Ella FitzgeraldLouis ArmstrongElla Fitzgerald and Louis Armstrong

This may be the least surprising combination on this list, just because these two artists are giants in the same field; jazz interpretation. Yet like the above example, it’s the contrast which is created which makes their two albums together – Ella & Louis, and Ella & Louis Again – so compelling. Before these albums were recorded, I’m sure no one could have thought of two more different singers in terms of texture. Yet it’s the rough and the smooth which set these recordings apart from so manty others, including those within the respective solo works of each. Of course, the songs and the band help too. One of my favourite interpretations of one of my favourite tin pan alley songs is Ella and Louis’ take on ‘They Can’t Take That Away From Me’, which is the one of the most bittersweet songs ever written. And the recently late Oscar Peterson‘s piano on the date is a marvel.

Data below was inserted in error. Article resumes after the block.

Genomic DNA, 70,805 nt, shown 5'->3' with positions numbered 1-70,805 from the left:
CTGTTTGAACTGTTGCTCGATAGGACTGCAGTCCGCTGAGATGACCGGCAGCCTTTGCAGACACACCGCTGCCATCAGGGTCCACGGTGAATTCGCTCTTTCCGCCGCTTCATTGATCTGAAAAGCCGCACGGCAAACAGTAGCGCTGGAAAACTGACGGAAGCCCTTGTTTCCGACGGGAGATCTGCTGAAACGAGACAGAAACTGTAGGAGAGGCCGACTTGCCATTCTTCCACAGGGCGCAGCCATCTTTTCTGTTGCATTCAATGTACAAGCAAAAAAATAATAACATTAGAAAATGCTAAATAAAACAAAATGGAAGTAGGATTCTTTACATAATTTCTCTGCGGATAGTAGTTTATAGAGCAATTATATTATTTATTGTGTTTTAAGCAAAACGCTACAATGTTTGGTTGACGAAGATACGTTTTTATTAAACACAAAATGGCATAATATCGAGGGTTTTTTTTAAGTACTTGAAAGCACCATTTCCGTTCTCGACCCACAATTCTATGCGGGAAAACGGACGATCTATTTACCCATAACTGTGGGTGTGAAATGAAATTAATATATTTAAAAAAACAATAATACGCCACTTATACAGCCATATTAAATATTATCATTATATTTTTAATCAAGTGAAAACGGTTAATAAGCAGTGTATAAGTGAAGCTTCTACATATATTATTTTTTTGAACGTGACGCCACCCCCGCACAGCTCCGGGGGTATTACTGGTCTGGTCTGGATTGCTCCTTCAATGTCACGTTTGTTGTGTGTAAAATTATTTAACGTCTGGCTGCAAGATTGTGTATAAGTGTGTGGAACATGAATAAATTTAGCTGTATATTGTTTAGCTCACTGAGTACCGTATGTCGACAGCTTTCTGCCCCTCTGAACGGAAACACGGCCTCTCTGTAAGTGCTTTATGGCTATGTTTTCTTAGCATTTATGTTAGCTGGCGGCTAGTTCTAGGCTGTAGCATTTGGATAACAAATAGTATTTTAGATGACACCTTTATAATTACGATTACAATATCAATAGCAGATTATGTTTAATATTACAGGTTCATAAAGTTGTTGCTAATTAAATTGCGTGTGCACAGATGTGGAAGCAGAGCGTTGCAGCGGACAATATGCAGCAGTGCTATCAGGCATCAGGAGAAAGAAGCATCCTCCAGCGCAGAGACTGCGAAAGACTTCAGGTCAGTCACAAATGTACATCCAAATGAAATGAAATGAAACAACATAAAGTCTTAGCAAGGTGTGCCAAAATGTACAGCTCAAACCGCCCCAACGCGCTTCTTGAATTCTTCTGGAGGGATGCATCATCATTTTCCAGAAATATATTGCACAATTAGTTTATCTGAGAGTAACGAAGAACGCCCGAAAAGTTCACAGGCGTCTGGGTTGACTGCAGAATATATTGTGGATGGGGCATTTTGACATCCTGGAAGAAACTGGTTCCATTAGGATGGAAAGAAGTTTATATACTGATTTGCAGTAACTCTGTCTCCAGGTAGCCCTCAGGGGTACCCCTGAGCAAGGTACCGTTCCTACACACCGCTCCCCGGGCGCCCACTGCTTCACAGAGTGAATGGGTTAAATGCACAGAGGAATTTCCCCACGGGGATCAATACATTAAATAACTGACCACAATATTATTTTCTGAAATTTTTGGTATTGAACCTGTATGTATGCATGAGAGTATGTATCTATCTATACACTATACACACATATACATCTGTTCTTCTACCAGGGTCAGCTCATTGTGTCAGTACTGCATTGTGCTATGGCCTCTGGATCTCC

Michael BoltonBob DylanMichael Bolton and Bob Dylan

Now we’re entering weird country, folks. One is a legend in popular music, changing the role of songwriting, of singing, and the perception of pop music as an art form forever. And the other is Michael Bolton. Although they didn’t exactly duet, they certainly wrote a song together, which gained some radio play – ‘Steel Bars’, which appeared on Bolton’s 1991 disc Time, Love, and Tenderness. I often struggle to figure out how this unholy union came about, and why someone somewhere couldn’t have stopped it. But, I suppose it must have been a thrill for Bolton. And a nice little earner for Dylan who was in a career slump (and how!) at the time. Eventually, the universe would settle again. Dylan would enjoy an artistic rebirth starting with his supremely sombre and eloquent Time Out of Mind album in 1997. And Bolton would be sued by the Isley Brothers. Everything worked out fine.